Ditto the above. Scholarly speculation again, I'm afraid. All Buddhist practises are experiential, aren't they ? As for Chinese Buddhism, I'm not particularly interested in what they say -- they often drastically misunderstood the Buddha nature stuff from an Indian viewpoint.

But the texts themselves explicitly state how it should be interpreted.

More vague assertions. Which texts ?? Which statements ??
And one last thing -- I am still waiting patiently for Mitsube's comments on the Sanskrit and Chinese passages I quoted above disproving his assertions. He must realize that he can't make drastic edits to articles without fully discussing them. justifying them and reaching a consensual agreement. We are still far from that position, so running away and hiding won't help. -- अनाम गुमनाम 23:17, 18 October 2008 (UTC)
As I said above, I am not interested in discussing this with you. I don't care about your opinions. If you can find (qualified and not self-published) scholars that contradict the scholars I have quoted, we can include both views with attribution. Mitsube (talk) 01:25, 19 October 2008 (UTC)
  • Again Anam Gumnam makes highly accurate, rational and pertinent points. Anam quotes from primary sources and successfully rebuts and refutes the wrong-headed and inappropriate interpretations (rather than any straight factual reporting of early TG doctrine) made by persons such as Sallie B. King. To claim that the early TG sutras equate the Buddha nature with dependent arising is laughable: it means that the Buddha nature is a source of suffering, for that is what dependent arising is chiefly linked with in the Pali scriptures and even in Mahayana: it is something that is very much undesirable and needs to be brought to an end. That is not the case (according to the TG sutras) with the Buddha nature - obviously. The problem with some people on Wiki is that they seem to think that referring back to clear primary sources to explain a particular concept that is under discussion is completely forbidden and totally disallowed by Wikipedia rules - which, of course, is not the case. Anam, as far as I can see, you have made your case very cogently. I just hope that others will have the good grace to accept what you have written here. Suddha (talk) 04:19, 19 October 2008 (UTC)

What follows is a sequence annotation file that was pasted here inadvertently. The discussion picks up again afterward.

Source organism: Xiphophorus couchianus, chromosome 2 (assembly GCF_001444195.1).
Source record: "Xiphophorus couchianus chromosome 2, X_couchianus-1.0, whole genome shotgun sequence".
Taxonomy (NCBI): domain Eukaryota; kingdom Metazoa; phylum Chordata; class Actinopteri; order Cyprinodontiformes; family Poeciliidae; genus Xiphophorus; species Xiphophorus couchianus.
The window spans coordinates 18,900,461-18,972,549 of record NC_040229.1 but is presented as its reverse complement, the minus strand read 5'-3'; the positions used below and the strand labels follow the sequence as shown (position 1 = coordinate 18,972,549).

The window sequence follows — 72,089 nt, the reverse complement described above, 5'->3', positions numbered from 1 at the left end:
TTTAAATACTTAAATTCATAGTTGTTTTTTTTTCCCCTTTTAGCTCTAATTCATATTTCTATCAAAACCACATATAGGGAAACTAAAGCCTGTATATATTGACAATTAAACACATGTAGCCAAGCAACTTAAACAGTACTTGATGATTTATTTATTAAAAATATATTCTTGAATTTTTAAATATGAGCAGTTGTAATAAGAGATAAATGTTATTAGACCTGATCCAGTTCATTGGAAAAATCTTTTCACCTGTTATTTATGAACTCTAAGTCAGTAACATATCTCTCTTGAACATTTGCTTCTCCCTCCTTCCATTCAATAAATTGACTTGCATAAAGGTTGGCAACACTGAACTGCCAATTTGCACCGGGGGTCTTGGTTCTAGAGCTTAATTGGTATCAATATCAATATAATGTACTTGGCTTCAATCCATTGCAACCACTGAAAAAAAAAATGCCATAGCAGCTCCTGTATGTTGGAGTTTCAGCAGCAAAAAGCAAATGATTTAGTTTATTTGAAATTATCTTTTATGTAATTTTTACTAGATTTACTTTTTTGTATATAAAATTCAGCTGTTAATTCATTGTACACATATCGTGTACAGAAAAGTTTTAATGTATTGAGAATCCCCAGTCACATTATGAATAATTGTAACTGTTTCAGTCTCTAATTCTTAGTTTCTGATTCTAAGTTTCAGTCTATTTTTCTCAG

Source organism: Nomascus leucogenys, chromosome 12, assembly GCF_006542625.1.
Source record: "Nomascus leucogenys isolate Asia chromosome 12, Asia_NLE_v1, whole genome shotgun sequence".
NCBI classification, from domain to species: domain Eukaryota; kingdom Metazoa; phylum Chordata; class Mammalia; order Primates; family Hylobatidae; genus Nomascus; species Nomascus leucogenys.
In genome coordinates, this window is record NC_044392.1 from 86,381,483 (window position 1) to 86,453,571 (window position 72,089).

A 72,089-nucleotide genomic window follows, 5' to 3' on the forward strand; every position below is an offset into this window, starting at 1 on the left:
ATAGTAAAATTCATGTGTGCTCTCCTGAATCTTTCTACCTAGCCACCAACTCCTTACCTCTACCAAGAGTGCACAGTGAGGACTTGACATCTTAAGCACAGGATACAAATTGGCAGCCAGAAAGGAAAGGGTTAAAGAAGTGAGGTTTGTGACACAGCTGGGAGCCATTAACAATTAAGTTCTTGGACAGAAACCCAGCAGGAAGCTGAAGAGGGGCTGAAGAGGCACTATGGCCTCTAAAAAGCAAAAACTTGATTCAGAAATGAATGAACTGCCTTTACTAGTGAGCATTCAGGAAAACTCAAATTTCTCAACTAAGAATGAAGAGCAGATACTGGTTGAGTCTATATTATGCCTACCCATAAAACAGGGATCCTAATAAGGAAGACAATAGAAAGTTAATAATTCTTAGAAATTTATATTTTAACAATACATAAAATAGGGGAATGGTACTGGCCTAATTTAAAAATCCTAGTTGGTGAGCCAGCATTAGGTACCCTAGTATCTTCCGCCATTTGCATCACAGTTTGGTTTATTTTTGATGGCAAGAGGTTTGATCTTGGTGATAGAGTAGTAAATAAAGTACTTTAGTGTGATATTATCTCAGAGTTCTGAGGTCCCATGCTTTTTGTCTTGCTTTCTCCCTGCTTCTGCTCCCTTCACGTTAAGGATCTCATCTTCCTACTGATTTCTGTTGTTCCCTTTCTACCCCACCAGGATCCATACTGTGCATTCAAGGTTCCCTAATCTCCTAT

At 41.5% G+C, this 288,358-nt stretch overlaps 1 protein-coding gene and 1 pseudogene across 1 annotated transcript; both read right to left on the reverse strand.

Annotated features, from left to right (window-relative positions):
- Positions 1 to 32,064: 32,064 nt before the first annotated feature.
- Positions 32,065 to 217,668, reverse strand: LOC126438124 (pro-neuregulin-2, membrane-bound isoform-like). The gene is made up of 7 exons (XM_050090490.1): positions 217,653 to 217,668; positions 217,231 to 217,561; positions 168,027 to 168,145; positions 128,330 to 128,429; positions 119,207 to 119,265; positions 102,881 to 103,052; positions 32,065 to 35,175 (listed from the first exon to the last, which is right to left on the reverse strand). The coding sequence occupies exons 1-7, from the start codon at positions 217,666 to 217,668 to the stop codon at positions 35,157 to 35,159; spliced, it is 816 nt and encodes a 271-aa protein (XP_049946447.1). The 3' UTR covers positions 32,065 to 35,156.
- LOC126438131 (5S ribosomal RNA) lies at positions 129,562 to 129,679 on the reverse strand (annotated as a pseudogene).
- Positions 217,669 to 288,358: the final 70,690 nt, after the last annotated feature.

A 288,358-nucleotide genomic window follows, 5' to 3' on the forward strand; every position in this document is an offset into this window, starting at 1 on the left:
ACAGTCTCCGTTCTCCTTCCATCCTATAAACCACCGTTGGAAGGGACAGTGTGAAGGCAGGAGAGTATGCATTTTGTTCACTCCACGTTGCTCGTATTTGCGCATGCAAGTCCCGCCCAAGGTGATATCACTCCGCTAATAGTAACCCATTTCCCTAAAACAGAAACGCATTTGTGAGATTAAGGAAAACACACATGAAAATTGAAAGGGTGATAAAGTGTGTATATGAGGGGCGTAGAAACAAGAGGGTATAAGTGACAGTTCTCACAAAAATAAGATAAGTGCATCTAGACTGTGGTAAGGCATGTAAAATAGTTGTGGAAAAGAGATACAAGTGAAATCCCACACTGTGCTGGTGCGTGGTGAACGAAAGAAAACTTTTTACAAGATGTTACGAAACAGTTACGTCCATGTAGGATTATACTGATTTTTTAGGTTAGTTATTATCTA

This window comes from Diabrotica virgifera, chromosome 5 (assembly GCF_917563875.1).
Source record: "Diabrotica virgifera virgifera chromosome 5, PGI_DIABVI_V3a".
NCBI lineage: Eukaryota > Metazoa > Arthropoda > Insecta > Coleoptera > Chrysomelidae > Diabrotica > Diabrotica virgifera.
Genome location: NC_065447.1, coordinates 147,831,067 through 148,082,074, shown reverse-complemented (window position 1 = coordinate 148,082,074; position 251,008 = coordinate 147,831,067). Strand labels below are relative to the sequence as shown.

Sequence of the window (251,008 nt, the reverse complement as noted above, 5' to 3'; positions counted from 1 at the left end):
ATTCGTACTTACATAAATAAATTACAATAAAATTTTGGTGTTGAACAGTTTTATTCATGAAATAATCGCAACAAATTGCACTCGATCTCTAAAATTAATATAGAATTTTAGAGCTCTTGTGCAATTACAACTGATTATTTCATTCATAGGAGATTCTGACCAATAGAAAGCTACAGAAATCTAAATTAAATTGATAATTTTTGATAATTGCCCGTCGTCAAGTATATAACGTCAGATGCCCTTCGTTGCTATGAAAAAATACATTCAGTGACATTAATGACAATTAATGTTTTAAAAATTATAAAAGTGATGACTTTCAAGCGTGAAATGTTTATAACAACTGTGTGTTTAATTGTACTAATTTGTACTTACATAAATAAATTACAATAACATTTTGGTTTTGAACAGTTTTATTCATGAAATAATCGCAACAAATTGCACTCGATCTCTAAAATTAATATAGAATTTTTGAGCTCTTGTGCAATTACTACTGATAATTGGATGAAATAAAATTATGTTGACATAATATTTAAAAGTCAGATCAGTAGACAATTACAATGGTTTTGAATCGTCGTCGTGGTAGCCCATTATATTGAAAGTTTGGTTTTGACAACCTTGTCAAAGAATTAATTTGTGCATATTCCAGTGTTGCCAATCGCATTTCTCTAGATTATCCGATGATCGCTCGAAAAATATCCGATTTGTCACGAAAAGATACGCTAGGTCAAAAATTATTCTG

There is a reason why we have prohibitions against original research, and quoting primary sources out of context with no secondary source is likely to imply an interpretation of the primary source, and constitute original research. No one has equated the tathagatagarbha with dependent origination. The tathagatagarbha is introduced with language parallel to that used to describe dependent origination because Buddhahood is dependently originated. The tathagatagarbha is the innate potential to develop into a Buddha as the sutras state. Mitsube (talk) 05:13, 19 October 2008 (UTC)


Please give the specific quote from her book. It seems that the other book being used here is self-published by a person without qualifications, if not let me know. Mitsube (talk) 17:19, 21 October 2008 (UTC)

If you are referring to the translation of the Mahayana Parinirvana maha-sutra that is mentioned here and elsewhere, I have checked what this is. Apparently, a Japanese scholar, Dr Kosho Yamamoto, translated and published this in three large volumes in Japan in the 1980s, but it has been out of print for many years. I vaguely remember seeing a copy years ago and recollect that the translation was reasonably accurate but had a fair number of English mistakes. According to Page's website, he had permission from the estate trustees of Kosho Yamamoto to correct the errors of English and reprint Yamamoto's translation. I don't know whether it is actually self-published or not, but it is actually little more than a reprint of an earlier out-of-print non-self-published version. So rather than being all sniffy about this, I think you should be grateful that somebody has used their time, if not their money, for this purpose. Certainly makes a big change from the usual tight-fisted Western Buddhists I have met over the years. I suggest you leave any references to this translation, whatever the printing, and wait until Dr Marc Blum's translation is published in a year or so. As for other work attributed to Page, I suppose it is down to you to provide proof by way of references / citations that it is self-published. -- अनाम गुमनाम 23:15, 21 October 2008 (UTC)
No, the burden is on the person who wants to keep it. It is guilty until proven innocent. I do not know whether or not Yamamoto was an academic. If he was, then his work could be used for commentary. However, quoting a primary source to advance a personal interpretation, which is what has been done in a very strange and off-putting manner in many Mahayana articles around here, is against wikipedia policies of no original research. So, even if Tony Page were qualified and "Nirvana Publications" were an academic press, this quoting from the intricately written original texts would not be acceptable.
Regarding Tony Page's book, the situation is even worse, because there is nothing in his background which speaks to the reliability of his work. Further the publisher's bona fides are quite suspect. I hope you can see why it is strange to have someone attacking professors on the one hand, which you have done at a variety of talk pages, even to the point of casting aspersions on Warder's personal character, while on the other defending an unqualified, self-published author. Mitsube (talk) 23:29, 21 October 2008 (UTC)

Again, please give the quote from Hookham's book. Mitsube (talk) 00:46, 22 October 2008 (UTC)